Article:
track or a course would be appropriate. If the course has hills, then repeats on hills are helpful. I like to use
circuit training a lot, and our kids seem to like them as well. I emphasize pack running and surging as a pack
as much as possible. In September, we competed at the Stanford Invitational where our team placed 1st in Division
II. We had 32 seconds separating our 2nd and 5th man. The week before the race Group #1 ran 7 miles on Monday.
On Tuesday, we did 15 x hill circuits of 600 yards, emphasizing running in a pack and surging in a pack. Wednesday's
workout consisted of repeat miles, 4 at 5:12-5:15. On Thursday, we ran 2 miles on the track and 20 minutes on a
grass field. On Friday, we ran 1 mile to a park, did our stretching and finished with an easy run of 1 mile on
a grass field and a 1 mile run back to the motel. On Saturday, the team ran a 5,000 meter race on Stanford's golf
course that has one major, long hill. Emphasizing pack surging pays off!
Late season training is focused on big meets, so the amount of miles are cut down and we concentrate more on quality
in our workouts. By this time we are running our repeat miles of 4 in the sub 5 minute range and we have established
a circuit run that resembles the championship course. When we run this circuit, it begins on the track with 2 to
4 laps at race pace followed by 2 to 4 180 yard hill repeats, and ends on the track with 1 or 2 laps at race pace.
A typical late season workout for the week would be:
||Pick up run, 5-6 miles, and top 14 run together with 4-6 surges
||4 x mile: Group 1: 4:45-5:00, Group 2: 5:20-5:40, Group 3: 5:40-6:00 minutes; pool
running 15 minutes
||10 x hill circuit surges; pool running 15 minutes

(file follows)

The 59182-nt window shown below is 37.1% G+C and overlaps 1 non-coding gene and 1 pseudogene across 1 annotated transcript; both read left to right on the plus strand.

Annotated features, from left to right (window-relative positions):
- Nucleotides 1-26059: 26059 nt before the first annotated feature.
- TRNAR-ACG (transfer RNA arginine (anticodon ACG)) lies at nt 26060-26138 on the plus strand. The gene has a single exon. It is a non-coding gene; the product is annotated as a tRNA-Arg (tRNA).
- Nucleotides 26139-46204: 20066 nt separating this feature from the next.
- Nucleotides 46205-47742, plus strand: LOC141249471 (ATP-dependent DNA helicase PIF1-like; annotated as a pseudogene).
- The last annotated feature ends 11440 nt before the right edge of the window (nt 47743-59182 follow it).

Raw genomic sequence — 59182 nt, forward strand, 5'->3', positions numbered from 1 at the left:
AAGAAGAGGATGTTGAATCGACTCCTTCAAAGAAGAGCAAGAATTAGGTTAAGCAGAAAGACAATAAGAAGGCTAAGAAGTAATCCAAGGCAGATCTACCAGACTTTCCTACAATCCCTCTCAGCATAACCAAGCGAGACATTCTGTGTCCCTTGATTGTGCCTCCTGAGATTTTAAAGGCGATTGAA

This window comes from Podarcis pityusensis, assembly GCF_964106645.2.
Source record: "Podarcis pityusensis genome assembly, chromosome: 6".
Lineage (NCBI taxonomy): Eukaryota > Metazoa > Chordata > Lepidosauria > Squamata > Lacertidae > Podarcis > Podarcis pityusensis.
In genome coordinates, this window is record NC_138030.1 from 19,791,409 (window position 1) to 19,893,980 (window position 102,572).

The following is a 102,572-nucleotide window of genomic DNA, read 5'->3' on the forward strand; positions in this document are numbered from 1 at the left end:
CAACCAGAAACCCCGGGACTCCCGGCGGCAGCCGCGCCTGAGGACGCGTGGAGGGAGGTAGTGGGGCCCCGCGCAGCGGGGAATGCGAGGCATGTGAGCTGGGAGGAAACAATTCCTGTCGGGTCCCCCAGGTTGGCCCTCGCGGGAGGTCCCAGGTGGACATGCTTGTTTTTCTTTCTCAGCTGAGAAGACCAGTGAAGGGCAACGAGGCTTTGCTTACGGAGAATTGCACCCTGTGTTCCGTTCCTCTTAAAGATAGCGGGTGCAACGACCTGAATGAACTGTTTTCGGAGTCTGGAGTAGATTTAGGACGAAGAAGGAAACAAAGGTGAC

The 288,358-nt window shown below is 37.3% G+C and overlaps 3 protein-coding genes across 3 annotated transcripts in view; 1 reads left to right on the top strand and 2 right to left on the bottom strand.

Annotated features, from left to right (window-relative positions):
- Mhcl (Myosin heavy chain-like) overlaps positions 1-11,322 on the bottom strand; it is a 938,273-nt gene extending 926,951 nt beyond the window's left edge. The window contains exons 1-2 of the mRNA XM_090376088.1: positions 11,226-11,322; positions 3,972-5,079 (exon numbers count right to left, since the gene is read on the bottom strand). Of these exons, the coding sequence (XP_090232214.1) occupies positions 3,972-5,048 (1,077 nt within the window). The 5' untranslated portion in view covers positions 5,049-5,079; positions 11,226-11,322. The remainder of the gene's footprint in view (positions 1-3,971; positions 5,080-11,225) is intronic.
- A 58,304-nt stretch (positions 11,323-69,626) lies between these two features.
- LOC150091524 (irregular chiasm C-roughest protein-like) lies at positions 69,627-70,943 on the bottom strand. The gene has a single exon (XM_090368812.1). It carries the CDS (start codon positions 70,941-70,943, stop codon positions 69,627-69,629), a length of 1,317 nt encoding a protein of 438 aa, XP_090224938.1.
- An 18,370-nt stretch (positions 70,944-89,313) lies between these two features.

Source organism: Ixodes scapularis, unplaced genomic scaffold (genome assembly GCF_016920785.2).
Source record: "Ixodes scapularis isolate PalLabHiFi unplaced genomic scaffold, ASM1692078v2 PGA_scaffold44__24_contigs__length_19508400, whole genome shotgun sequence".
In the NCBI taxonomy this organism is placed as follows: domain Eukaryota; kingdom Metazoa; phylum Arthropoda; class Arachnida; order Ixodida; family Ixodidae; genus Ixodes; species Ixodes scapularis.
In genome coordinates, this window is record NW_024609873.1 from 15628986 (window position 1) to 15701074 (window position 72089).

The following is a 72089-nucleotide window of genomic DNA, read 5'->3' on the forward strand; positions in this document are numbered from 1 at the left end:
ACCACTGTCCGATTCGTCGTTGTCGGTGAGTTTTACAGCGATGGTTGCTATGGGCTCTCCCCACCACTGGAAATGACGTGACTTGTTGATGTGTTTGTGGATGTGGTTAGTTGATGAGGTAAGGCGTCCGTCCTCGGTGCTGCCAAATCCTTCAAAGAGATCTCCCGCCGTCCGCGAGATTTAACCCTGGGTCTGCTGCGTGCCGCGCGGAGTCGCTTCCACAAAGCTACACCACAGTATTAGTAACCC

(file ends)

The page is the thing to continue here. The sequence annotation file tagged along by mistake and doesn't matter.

||20 minutes on grass field; pool running 15 minutes
||Good warm up, stretch, good warm down
There are some things that I have found to be very helpful. Use them as you see
fit. I know from past experience that they work.
1. A coach cannot be selfish with his time. You have to spend a lot of time with your team, especially in the summer.
If you cannot do it, then hire someone who wants to, preferably a person who can run with the team and who cares
about the program and is not doing it for the money. Former runners are a good choice.
2. Always try to be enthusiastic during the workout and do not neglect the slower runners. Praise these runners;
they could be your future varsity.
3. Do not be so proud that you cannot learn from other coaches. I always ask what other schools are doing and many
times I add it to my own program.
4. Listen to your runners and be willing to make adjustments or variations in the workout. They know best how things
5. Select 1 or 2 good leaders as your captains as they can make the difference in your season.
6. Keep track of your competition on a weekly basis and encourage your team to do the same.
7. Talk to your runners about nutrition and encourage them to take vitamins with extra vitamin C and to drink lots
of water before and after workouts. We work out at 2:00 P.M. so our runners eat their lunch at snack (10:30 A.M.)
with something light at lunch like fruit, water, sports bar or juice.
8. Do not get in the habit of doing the same thing year after year. I am always on the lookout for new ideas and
new places to run. Running in the same meets year after year might be good for a few years, but a change in the
schedule is good. I use the Las Vegas Invitational as a reward for running in the summer and going to camp.
9. Recruit freshmen, as they are the future of your program. Recruit the P.E. classes. Many students are just waiting
for a coach to ask them out for a team. Be persistent as many freshmen are shy.
10. If you like what you are doing, the runners will sense it and do anything for you. Therefore, just about any
program you develop will garnish some success. Just keep in mind that hard work and determination will pay off
in the long run. Be gentle, compassionate, firm, persistent and encouraging and your teams will give you a lifetime
of fond memories.
Coach Gene Gurule